Collecting vintage glass is a hobby that many people enjoy, and finding a particular vintage piece can be very exciting. But some types of vintage glass have been shown to contain dangerous toxicants, so it is important to be aware of the dangerous materials contained in certain types of glass. Hazel-Atlas glass is one company whose glass has been discovered to be quite toxic.
Some Hazel-Atlas glass products are dangerous and have been tested and shown to contain high levels of lead, cadmium, mercury, and other types of metallic toxicants. These toxicants can cause cancer and must be handled by consumers with great caution, as they are toxic to the touch.
This doesn’t mean you can’t go on collecting vintage glass or that these types of glass hold no value. As long as you handle the glass with extreme care, you can go on adding Hazel-Atlas glass pieces to your your vintage glass collection.
Is Hazel-Atlas Glass Toxic?
According to Tamara Rubin, an internationally known and award-winning independent advocate for consumer goods safety and childhood lead-poisoning prevention, it is important to be aware of the potentially dangerous substances that are contained in the products you use on a daily basis.
Rubin has tested many products from different companies to assess their consumer safety, and has been doing so since 2009. She is recently known for discovering lead in the popular fidget spinner children’s toy in 2017.
Rubin has tested certain products from Hazel-Atlas glass and found some to contain unsafe levels of metallic toxicants. One vintage orange mug was discovered to contain high levels of lead, cadmium, and mercury. She encouraged consumers to never consume food or drink from this type of glass, and to even avoid touching it since she found it to be toxic by the touch.
What is Depression Glass, and is it Safe?
Hazel-Atlas in its heyday was the largest glassware company in the world. Surprisingly, it actually grew during the Great Depression. Hazel-Atlas made a significant amount of depression glass from the 1920s to the 1940s, which was a low-cost clear or translucent colored machine-made glass.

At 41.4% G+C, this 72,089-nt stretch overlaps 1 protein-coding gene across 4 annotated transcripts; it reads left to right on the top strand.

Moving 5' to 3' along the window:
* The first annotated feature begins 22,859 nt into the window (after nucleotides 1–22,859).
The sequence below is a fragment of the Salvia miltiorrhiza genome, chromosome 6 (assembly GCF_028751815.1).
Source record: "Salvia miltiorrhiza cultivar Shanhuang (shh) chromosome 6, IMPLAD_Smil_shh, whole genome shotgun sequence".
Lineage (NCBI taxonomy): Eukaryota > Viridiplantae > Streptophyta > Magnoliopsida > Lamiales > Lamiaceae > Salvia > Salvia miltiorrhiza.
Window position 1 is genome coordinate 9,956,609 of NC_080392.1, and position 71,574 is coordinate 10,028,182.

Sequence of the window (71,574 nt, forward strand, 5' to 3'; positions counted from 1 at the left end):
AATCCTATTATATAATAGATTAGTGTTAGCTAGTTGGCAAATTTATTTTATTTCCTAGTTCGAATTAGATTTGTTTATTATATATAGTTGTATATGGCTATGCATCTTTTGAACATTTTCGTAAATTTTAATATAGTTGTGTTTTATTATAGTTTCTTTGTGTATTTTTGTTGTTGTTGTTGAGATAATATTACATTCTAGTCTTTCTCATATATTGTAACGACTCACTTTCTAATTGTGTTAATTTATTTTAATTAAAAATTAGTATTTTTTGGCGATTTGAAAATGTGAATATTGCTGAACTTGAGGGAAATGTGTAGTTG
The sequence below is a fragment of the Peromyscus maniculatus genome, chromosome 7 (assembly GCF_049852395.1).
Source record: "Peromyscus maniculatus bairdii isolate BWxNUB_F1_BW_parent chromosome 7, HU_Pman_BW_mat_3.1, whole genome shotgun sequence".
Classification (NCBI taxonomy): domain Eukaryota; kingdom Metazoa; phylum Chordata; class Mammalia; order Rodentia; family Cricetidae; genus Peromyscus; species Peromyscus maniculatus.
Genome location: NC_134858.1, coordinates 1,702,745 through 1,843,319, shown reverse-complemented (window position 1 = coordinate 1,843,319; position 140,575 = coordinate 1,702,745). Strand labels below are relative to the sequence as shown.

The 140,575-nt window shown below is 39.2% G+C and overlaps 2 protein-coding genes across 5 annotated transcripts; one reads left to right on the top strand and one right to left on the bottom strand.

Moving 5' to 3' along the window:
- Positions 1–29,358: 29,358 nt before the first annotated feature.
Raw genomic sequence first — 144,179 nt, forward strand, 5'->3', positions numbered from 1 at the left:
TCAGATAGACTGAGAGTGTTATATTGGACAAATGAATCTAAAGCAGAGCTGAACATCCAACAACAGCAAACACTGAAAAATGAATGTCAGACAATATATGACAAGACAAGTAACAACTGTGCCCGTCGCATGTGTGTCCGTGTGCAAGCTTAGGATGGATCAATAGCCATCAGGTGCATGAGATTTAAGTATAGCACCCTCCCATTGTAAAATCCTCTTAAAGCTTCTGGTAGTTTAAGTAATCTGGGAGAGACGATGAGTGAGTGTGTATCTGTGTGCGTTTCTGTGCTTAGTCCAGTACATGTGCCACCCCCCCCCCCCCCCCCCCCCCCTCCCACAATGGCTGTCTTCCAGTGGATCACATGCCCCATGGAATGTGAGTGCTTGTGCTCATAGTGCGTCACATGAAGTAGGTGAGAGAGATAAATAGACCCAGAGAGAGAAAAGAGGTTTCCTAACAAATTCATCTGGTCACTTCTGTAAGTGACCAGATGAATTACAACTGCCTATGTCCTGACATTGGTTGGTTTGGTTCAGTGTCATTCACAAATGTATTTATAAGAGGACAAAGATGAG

It is generally known that most depression glass is not safe to eat or drink out of since it may contain unsafe levels of uranium, lead, arsenic, or other types of harmful toxicants. The home and kitchenware that contain traces of these toxicants were produced during a time when the standards of health were much lower and not as much was known about how dangerous these substances could be to humans.
The standards are different and much more strict nowadays, and substances like uranium are now banned in glass making. Although it’s thankfully no longer necessary for us to worry about these harmful toxicants being found in modern glass products that are produced today, it is important to be aware of the potential toxicants that could be present when dealing with vintage glass.
Many pieces of depression glass used uranium to achieve their unique color. Only a small amount was used in the glass, so some argue that it is safe to eat or drink off of depression glass that contains uranium.